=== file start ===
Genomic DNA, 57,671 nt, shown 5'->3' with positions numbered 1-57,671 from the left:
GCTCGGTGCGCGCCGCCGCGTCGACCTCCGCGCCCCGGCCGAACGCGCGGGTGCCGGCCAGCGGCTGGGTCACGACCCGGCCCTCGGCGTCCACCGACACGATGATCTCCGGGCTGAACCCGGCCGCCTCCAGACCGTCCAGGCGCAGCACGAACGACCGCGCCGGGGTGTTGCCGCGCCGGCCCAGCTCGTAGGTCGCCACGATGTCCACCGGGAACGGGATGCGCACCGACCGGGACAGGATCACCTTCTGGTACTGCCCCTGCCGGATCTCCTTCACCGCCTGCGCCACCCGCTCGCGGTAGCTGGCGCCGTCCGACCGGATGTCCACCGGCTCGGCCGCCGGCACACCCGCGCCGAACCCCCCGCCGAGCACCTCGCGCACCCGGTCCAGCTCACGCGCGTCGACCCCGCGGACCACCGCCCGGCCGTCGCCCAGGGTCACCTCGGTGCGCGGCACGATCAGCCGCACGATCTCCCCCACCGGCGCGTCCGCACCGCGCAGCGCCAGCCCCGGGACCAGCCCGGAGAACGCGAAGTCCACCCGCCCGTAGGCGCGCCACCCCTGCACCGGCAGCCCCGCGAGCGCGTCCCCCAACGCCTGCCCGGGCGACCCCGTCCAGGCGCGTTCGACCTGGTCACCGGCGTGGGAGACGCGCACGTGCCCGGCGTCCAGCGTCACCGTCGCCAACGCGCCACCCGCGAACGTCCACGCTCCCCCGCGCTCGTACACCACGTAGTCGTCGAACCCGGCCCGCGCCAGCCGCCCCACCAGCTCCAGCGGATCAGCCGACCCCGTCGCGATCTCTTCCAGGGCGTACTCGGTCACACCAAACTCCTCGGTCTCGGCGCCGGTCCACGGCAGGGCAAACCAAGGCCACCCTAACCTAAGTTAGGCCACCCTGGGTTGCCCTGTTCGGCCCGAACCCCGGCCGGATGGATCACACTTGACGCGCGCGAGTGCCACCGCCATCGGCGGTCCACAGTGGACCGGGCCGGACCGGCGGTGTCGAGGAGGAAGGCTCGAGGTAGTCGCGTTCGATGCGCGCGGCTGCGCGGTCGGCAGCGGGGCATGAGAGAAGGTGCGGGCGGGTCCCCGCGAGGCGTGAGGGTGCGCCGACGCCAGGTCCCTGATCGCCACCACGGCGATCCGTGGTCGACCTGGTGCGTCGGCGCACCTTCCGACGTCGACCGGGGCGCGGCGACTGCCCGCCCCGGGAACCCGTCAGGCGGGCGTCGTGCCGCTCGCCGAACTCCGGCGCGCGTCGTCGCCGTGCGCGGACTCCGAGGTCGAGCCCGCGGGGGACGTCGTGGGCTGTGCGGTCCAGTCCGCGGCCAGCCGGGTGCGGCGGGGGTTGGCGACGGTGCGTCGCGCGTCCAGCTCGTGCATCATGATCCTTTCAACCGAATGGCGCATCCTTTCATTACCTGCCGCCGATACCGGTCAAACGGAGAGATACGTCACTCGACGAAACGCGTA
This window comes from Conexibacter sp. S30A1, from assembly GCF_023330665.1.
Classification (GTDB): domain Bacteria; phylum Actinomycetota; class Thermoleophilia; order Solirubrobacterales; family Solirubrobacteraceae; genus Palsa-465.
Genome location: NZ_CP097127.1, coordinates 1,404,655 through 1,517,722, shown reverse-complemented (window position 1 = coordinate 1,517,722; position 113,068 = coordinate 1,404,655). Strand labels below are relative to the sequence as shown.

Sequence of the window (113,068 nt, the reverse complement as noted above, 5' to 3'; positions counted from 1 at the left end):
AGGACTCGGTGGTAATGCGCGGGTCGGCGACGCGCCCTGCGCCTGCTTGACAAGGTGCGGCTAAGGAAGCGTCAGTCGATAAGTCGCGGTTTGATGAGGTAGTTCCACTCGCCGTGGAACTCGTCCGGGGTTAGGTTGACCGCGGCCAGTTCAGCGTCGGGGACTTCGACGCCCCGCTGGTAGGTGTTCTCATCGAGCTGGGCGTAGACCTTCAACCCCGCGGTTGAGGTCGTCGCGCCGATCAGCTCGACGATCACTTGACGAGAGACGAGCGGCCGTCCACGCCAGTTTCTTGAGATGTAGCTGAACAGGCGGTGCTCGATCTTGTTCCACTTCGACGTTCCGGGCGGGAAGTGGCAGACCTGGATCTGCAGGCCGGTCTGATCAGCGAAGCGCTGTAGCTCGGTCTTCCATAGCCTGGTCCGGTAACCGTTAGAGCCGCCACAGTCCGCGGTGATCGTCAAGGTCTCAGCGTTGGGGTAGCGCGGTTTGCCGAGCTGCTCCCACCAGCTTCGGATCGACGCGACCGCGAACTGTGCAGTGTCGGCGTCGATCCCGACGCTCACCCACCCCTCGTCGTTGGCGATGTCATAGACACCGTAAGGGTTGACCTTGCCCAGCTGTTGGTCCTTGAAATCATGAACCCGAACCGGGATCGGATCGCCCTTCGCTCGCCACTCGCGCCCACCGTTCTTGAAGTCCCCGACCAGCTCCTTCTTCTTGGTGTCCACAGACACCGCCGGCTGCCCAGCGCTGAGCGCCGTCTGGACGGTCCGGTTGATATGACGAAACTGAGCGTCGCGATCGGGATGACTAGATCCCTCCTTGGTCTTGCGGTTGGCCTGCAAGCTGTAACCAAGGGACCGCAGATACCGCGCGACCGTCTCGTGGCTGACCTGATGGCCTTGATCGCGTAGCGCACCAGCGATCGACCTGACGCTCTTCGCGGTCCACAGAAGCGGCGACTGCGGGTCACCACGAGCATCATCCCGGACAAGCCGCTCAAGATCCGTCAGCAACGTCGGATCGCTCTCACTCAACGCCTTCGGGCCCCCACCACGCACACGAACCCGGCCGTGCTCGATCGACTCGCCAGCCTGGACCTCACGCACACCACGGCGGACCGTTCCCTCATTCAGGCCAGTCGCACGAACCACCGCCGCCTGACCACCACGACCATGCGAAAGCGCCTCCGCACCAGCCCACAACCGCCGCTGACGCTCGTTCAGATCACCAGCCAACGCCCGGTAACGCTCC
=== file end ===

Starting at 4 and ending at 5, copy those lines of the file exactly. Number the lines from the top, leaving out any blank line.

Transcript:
Classification (GTDB): domain Bacteria; phylum Actinomycetota; class Thermoleophilia; order Solirubrobacterales; family Solirubrobacteraceae; genus Palsa-465.
Genome location: NZ_CP097127.1, coordinates 1,404,655 through 1,517,722, shown reverse-complemented (window position 1 = coordinate 1,517,722; position 113,068 = coordinate 1,404,655). Strand labels below are relative to the sequence as shown.